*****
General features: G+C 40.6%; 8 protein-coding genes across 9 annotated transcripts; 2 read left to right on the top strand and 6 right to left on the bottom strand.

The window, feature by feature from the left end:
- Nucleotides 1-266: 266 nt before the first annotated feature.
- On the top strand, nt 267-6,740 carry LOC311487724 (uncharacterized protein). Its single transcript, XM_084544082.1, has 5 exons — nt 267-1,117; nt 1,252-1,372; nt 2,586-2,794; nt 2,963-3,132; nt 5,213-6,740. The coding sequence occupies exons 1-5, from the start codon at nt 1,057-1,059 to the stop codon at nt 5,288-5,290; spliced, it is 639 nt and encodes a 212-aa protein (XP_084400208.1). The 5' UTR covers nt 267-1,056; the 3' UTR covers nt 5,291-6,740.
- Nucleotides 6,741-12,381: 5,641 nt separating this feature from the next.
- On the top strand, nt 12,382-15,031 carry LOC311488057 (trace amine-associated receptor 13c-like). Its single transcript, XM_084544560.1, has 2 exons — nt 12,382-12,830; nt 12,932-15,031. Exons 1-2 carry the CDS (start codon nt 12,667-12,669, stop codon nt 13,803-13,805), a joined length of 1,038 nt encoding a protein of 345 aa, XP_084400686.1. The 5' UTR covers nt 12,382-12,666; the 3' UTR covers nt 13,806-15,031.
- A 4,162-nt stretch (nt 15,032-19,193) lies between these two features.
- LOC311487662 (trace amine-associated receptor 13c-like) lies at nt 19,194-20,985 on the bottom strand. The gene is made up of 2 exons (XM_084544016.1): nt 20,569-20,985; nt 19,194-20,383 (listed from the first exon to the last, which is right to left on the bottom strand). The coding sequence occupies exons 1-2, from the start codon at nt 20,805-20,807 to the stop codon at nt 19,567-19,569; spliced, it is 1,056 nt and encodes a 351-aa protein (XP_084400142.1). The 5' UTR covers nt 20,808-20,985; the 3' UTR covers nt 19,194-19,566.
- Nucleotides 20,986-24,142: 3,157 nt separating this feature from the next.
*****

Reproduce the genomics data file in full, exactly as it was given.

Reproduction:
General features: G+C 40.6%; 8 protein-coding genes across 9 annotated transcripts; 2 read left to right on the top strand and 6 right to left on the bottom strand.

The window, feature by feature from the left end:
- Nucleotides 1-266: 266 nt before the first annotated feature.
- On the top strand, nt 267-6,740 carry LOC311487724 (uncharacterized protein). Its single transcript, XM_084544082.1, has 5 exons — nt 267-1,117; nt 1,252-1,372; nt 2,586-2,794; nt 2,963-3,132; nt 5,213-6,740. The coding sequence occupies exons 1-5, from the start codon at nt 1,057-1,059 to the stop codon at nt 5,288-5,290; spliced, it is 639 nt and encodes a 212-aa protein (XP_084400208.1). The 5' UTR covers nt 267-1,056; the 3' UTR covers nt 5,291-6,740.
- Nucleotides 6,741-12,381: 5,641 nt separating this feature from the next.
- On the top strand, nt 12,382-15,031 carry LOC311488057 (trace amine-associated receptor 13c-like). Its single transcript, XM_084544560.1, has 2 exons — nt 12,382-12,830; nt 12,932-15,031. Exons 1-2 carry the CDS (start codon nt 12,667-12,669, stop codon nt 13,803-13,805), a joined length of 1,038 nt encoding a protein of 345 aa, XP_084400686.1. The 5' UTR covers nt 12,382-12,666; the 3' UTR covers nt 13,806-15,031.
- A 4,162-nt stretch (nt 15,032-19,193) lies between these two features.
- LOC311487662 (trace amine-associated receptor 13c-like) lies at nt 19,194-20,985 on the bottom strand. The gene is made up of 2 exons (XM_084544016.1): nt 20,569-20,985; nt 19,194-20,383 (listed from the first exon to the last, which is right to left on the bottom strand). The coding sequence occupies exons 1-2, from the start codon at nt 20,805-20,807 to the stop codon at nt 19,567-19,569; spliced, it is 1,056 nt and encodes a 351-aa protein (XP_084400142.1). The 5' UTR covers nt 20,808-20,985; the 3' UTR covers nt 19,194-19,566.
- Nucleotides 20,986-24,142: 3,157 nt separating this feature from the next.